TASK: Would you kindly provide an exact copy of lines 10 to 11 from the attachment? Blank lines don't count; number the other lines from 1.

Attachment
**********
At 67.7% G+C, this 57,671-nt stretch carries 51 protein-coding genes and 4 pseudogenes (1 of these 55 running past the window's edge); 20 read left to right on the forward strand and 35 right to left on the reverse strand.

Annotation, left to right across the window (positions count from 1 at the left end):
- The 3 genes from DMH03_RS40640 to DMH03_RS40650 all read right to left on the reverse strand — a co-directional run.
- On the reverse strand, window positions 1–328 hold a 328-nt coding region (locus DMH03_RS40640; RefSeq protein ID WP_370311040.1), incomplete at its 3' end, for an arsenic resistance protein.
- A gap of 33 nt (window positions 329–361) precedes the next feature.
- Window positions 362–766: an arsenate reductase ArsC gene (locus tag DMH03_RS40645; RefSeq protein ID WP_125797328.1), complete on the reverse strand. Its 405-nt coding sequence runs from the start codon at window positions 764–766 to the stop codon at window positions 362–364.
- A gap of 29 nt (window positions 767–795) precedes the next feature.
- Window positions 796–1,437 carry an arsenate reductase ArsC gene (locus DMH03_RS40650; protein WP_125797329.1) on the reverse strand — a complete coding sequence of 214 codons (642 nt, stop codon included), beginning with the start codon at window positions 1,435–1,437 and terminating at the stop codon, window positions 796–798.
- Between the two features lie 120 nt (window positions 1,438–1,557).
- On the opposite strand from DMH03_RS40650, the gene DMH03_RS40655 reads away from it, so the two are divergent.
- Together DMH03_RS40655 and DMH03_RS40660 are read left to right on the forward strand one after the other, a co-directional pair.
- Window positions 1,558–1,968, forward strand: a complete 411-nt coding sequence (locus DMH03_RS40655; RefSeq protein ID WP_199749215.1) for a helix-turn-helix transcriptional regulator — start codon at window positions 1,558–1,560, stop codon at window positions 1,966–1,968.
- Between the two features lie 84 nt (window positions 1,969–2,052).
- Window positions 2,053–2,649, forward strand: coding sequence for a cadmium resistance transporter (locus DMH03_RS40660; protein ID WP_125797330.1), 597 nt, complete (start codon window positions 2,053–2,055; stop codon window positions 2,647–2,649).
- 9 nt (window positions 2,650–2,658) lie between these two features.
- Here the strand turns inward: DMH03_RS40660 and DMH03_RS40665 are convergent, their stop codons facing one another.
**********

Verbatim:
- On the opposite strand from DMH03_RS40650, the gene DMH03_RS40655 reads away from it, so the two are divergent.
- Together DMH03_RS40655 and DMH03_RS40660 are read left to right on the forward strand one after the other, a co-directional pair.